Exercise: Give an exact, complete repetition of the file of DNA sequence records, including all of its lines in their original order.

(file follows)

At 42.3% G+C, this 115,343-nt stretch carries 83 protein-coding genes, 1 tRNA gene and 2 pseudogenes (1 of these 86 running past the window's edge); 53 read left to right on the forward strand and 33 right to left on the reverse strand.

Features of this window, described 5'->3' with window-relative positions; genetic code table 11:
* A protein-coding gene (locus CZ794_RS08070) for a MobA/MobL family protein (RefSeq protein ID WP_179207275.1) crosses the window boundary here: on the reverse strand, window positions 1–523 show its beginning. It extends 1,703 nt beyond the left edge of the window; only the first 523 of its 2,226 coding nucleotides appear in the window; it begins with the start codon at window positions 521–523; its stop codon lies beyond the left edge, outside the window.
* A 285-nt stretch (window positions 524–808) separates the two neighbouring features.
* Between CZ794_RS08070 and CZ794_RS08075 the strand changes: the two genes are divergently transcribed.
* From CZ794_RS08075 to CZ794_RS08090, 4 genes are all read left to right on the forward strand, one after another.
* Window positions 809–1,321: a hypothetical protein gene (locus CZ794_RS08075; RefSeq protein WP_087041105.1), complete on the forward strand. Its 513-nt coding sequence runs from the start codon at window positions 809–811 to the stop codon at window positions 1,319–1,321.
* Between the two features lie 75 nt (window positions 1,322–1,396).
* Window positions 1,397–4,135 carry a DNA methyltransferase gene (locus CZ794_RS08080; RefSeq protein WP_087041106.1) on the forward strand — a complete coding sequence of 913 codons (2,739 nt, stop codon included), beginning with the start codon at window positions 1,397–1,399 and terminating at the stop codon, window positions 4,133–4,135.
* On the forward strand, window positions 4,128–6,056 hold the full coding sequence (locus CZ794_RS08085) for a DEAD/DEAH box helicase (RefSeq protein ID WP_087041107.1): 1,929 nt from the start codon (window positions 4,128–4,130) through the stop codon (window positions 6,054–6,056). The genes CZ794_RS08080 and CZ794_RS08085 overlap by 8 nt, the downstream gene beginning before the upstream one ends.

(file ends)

At 42.3% G+C, this 115,343-nt stretch carries 83 protein-coding genes, 1 tRNA gene and 2 pseudogenes (1 of these 86 running past the window's edge); 53 read left to right on the forward strand and 33 right to left on the reverse strand.

Features of this window, described 5'->3' with window-relative positions; genetic code table 11:
* A protein-coding gene (locus CZ794_RS08070) for a MobA/MobL family protein (RefSeq protein ID WP_179207275.1) crosses the window boundary here: on the reverse strand, window positions 1–523 show its beginning. It extends 1,703 nt beyond the left edge of the window; only the first 523 of its 2,226 coding nucleotides appear in the window; it begins with the start codon at window positions 521–523; its stop codon lies beyond the left edge, outside the window.
* A 285-nt stretch (window positions 524–808) separates the two neighbouring features.
* Between CZ794_RS08070 and CZ794_RS08075 the strand changes: the two genes are divergently transcribed.
* From CZ794_RS08075 to CZ794_RS08090, 4 genes are all read left to right on the forward strand, one after another.
* Window positions 809–1,321: a hypothetical protein gene (locus CZ794_RS08075; RefSeq protein WP_087041105.1), complete on the forward strand. Its 513-nt coding sequence runs from the start codon at window positions 809–811 to the stop codon at window positions 1,319–1,321.
* Between the two features lie 75 nt (window positions 1,322–1,396).
* Window positions 1,397–4,135 carry a DNA methyltransferase gene (locus CZ794_RS08080; RefSeq protein WP_087041106.1) on the forward strand — a complete coding sequence of 913 codons (2,739 nt, stop codon included), beginning with the start codon at window positions 1,397–1,399 and terminating at the stop codon, window positions 4,133–4,135.
* On the forward strand, window positions 4,128–6,056 hold the full coding sequence (locus CZ794_RS08085) for a DEAD/DEAH box helicase (RefSeq protein ID WP_087041107.1): 1,929 nt from the start codon (window positions 4,128–4,130) through the stop codon (window positions 6,054–6,056). The genes CZ794_RS08080 and CZ794_RS08085 overlap by 8 nt, the downstream gene beginning before the upstream one ends.